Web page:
redmid17 (1217076) | about 10 months ago | (#45880475)

Part of me really wants it. Then part of me questions why I would need a $300 router for a 1 BR apartment.

Then the other part of me says "Shut up and take my money."

I think Cisco is going to win out even though I just retired my old WRT54G 6 months ago and have no need for a new router. The one I got is fine but I can't put DD-WRT or Open-WRT on it, and it's a pretty low-spec model.

Re:That is awesome (0)

Anonymous Coward | about 10 months ago | (#45880513)

You can use an old laptop to set up an ad hoc network and it doesn't cost you a dime.

Re:That is awesome (1)

redmid17 (1217076) | about 10 months ago | (#45880541)

The money isn't an issue. It's a question of whether or not I should even bother. The old laptop isn't going to exceed the capacities of my newish router and it's going to suck up power like it's going out of style because it's an old laptop. I'd be better off refurbishing a net top to do what you're thinking, and even then the money would be enough that I'd just buy the dedicated router like I was thinking about in the first place.

Re:That is awesome (1)

SeanBlader (1354199) | about 10 months ago | (#45880725)

Except you'd need to get an AC radio for it, and stock Android won't connect to ad-hoc routers, so you'll need to root all your devices, and any friends that come over and want to share in your wi-fi. At that level you'd be better off getting some cheap AC router and not bother with the firmware.

Re:That is awesome (2)

bigfinger76 (2923613) | about 10 months ago | (#45880807)

Why do you think Cisco will win out here? The first sentence of TFA clearly states that Belkin bought Linksys from Cisco a year ago.

Re:That is awesome (1)

redmid17 (1217076) | about 10 months ago | (#45880831)

Cisco got paid a bunch of money for something that may or may not sell well and basically gave up on developing. Solid win for them. Caveat: I meant to type Belkin. I was just inadvertently correct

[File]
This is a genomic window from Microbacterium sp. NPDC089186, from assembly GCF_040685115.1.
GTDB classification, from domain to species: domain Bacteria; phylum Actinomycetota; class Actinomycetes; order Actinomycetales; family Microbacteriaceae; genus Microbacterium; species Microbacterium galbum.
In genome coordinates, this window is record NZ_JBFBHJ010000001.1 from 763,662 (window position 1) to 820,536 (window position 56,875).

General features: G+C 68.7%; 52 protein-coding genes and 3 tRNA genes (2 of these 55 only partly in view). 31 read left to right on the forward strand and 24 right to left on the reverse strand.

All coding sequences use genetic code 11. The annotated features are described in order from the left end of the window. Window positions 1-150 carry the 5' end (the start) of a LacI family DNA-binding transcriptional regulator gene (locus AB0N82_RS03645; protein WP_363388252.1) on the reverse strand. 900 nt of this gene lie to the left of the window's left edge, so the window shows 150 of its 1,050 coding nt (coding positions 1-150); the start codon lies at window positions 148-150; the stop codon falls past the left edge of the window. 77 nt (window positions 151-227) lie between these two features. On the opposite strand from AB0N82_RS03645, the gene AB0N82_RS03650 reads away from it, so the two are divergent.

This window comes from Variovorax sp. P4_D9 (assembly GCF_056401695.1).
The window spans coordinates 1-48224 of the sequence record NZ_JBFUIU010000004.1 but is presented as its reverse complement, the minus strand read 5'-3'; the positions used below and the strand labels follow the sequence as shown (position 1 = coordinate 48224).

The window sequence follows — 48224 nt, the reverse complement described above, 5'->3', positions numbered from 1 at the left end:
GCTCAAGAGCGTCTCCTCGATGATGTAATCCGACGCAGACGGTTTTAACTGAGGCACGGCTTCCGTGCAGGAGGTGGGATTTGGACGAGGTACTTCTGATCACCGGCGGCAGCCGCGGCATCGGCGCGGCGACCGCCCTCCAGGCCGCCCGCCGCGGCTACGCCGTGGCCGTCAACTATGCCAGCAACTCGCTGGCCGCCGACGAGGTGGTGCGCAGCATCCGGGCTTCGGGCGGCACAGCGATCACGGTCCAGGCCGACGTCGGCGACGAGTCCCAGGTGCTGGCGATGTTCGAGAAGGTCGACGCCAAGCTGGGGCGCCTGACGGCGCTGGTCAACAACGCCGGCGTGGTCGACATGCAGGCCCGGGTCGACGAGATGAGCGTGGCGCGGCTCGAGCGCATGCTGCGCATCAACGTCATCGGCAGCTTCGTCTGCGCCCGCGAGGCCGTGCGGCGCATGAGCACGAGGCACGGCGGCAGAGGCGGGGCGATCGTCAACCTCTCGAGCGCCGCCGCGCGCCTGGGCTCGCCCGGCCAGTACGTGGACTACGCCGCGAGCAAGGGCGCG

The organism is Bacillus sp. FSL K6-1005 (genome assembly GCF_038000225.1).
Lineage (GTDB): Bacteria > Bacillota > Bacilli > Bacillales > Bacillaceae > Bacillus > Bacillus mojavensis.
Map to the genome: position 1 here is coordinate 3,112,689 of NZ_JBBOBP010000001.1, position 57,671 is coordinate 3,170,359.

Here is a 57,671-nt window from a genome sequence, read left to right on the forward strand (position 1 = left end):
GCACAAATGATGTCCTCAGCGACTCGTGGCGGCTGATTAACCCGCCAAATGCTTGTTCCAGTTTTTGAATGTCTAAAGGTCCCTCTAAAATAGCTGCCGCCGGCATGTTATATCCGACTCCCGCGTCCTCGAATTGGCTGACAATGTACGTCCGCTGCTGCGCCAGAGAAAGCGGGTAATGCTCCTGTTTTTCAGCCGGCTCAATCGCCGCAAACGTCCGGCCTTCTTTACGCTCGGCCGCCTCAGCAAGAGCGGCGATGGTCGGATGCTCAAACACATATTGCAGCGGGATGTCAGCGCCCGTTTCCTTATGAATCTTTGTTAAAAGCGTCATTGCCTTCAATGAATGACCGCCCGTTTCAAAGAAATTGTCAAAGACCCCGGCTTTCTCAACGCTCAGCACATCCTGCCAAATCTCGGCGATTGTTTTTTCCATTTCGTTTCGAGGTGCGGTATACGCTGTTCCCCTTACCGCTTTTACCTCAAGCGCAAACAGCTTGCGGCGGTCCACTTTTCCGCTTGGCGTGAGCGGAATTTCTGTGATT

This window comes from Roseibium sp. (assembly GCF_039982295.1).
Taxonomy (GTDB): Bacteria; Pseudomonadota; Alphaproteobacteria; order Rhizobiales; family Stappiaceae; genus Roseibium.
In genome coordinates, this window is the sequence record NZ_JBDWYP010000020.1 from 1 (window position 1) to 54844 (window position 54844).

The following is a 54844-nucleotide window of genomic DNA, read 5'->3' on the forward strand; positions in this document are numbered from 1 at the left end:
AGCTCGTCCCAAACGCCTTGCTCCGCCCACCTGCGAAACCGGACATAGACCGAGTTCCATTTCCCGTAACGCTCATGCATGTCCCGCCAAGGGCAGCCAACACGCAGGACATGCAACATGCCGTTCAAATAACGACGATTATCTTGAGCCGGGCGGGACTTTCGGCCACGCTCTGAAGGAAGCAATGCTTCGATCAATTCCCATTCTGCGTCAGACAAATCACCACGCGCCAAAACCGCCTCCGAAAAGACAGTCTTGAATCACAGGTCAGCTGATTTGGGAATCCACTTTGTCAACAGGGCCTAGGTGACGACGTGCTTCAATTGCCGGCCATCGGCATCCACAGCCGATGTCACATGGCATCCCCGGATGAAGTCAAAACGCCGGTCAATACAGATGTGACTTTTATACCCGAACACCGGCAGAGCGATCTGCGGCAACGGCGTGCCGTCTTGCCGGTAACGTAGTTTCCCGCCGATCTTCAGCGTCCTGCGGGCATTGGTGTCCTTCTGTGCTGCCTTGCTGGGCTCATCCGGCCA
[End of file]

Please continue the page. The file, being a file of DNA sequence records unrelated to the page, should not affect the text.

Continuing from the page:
Re:That is awesome (1)

bigfinger76 (2923613) | about 10 months ago | (#45880919)

Linksys routers still sell well. Cisco sold the whole bag, not just the WRT54G. Cisco has nothing to do with this.

Great but... $299! (1)

LWATCDR (28044) | about 10 months ago | (#45880485)

A lot of AC routers are half the price. $199 maybe but $299 is just too much. You can run OpenWRT on much less expensive hardware. Too bad because I really want one.

Re:Great but... $299! (1)

Anonymous Coward | about 10 months ago | (#45880533)

Are you comparing MSRPs to MSRPs, or thinking of what you actually pay?

Looks Interesting. (0)

Anonymous Coward | about 10 months ago | (#45880495)

This looks interesting.

Though priced a bit high, it should be a nice router after it has been un-compromised by openWRT.

The "mapping" sounds like a move towards Ubiquiti's UniFi.

Cult following (1)

Anonymous Coward | about 10 months ago | (#45880497)

The WRT54GS is one of the best pieces of networking equipment I've ever purchased. The thing is a tank. I've never had to reboot the damn thing, never had connection drops, it just chugged along like a trooper. I've never even bothered with Tomato or DD-WRT. I'm glad to see it making SOME sort of comeback, but until it's proven its stability first and foremost, I'll stick to my trusty old beast here.

Interesting (0)

Anonymous Coward | about 10 months ago | (#45880505)

It's interesting, but I feel like the general design was appreciated in conjunction with the functionality of stackability. They were always far from enterprise grade equipment, but it at least had the look of scalability.

Yeah, but... (1)

Anonymous Coward | about 10 months ago | (#45880515)

...part of what made the WRT54GL great was that it was possible to install custom firmware (DD-WRT, OpenWRT, Tomato...) AND that it had a low price tag (~$50 US).

This is still a step in the right direction, though!

Re:Yeah, but... (0)

Anonymous Coward | about 10 months ago | (#45880721)

yup.. affordability and openness were what made wrt54gl so popular and gave it unsurpassed longevity in a market filled with 'disposable' products.

specifications are drool-worthy, for sure, but the $300 pricetag is at least twice as much as it should be to have even a glimmer of hope of generating a similar following as its predecessor.

all it NEEDED to have is updated wireless technologies and a lil more flash/ram.... for under $100.. and it would sell like crazy... at $300 even with the kitchen sink in the feature list will be a huge sales disappointment unless you throw in a video port, hd media chip, and can use it as an actual computer, too.

Re:Yeah, but... (1)

dgatwood (11270) | about 10 months ago | (#45881059)

yup.. affordability and openness were what made wrt54gl so popular and gave it unsurpassed longevity in a market filled with 'disposable' products.